What Are the Courses for an Online Master's Degree in Electronics?

Read on to discover sample courses for online master's degree programs in electronics engineering, as well as essential information about careers in the electronics industry. Schools offering Electrical Engineering degrees can also be found in these popular choices.

Program Overview

An online master's-degree program in electronics might feature classes in computer science, information technology, computer interfacing and digital systems. In order to best serve the needs of working professionals and others who prefer not to attend on-campus classes, lessons are delivered via the Internet.

Career Information for Electrical Engineers

Job Outlook (2016-2026) 9% growth
Work Environment Electrical engineers can work in many industries, including telecommunications, the military, aerospace engineering, architectural engineering, and other electronics companies
Median Pay (2018) $96,640
Key Skills Science, math, technology/IT, communication, problem-solving

Source: U.S. Bureau of Labor Statics

Online Electronics Master's Degree Sample Curriculum

Those who enroll in such programs on a full-time basis should be able to complete all classes and a thesis in about two years. An online master's-degree electronics program is designed to teach topics such as system development, robotic electronic controls, network service administration, design and integration. It also aims to impart an understanding of how to manage automation. In general, program curricula might include courses such as the following:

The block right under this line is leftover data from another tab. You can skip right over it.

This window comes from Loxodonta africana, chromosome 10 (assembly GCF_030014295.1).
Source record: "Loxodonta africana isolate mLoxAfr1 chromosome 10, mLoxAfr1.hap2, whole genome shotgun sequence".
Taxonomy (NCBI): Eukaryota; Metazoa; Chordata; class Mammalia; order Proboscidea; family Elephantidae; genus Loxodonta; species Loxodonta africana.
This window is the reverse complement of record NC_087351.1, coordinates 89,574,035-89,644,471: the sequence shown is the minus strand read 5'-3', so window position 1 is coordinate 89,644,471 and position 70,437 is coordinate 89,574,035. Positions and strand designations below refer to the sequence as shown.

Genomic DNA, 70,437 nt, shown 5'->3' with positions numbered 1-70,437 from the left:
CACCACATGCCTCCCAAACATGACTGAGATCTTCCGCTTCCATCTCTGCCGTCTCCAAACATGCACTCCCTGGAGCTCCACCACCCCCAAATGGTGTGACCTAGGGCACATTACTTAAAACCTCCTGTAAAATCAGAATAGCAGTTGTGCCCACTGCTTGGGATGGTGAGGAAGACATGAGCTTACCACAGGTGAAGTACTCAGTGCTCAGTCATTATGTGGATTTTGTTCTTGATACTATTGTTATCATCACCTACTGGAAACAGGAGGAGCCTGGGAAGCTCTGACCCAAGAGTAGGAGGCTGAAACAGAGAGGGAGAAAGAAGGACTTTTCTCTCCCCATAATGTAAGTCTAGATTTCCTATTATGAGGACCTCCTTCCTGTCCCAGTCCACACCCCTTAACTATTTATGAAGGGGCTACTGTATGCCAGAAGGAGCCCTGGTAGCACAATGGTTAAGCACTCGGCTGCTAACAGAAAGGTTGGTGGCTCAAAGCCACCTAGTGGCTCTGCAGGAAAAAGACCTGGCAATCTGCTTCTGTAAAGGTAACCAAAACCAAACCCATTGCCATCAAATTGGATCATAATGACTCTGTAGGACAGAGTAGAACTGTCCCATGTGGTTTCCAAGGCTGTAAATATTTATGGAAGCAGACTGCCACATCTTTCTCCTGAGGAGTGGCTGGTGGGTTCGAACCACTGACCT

• Industrial Computer Systems Management looks at the financial and managerial aspects of control computers in factory settings. Topics include the costs of replacing programmed controllers with hardwired ones, the economics of contracting out maintenance instead of having maintenance workers on payroll and the costs and benefits of software and hardware systems and open and closed systems.
  • Electronic Control Systems provides lessons on design, analysis and industrialized use of electro-mechanical, analog and digital sensors in control systems.
  • Local Area Networks explains the history and latest developments of local area networks (LAN) and provides students with opportunities to practice analyzing and designing LANs.
  • Computer Based Automated Systems Integration explores the hardware and software involved in automating industrialized systems. Laboratory work demonstrates the most efficient ways of integrating systems.
  • Microcomputer Based Process Control Technology examines microcomputer systems and sensors along with interfacing and designing process control technology.

To continue researching, browse degree options below for course curriculum, prerequisites and financial aid information. Or, learn more about the subject by reading the related articles below:

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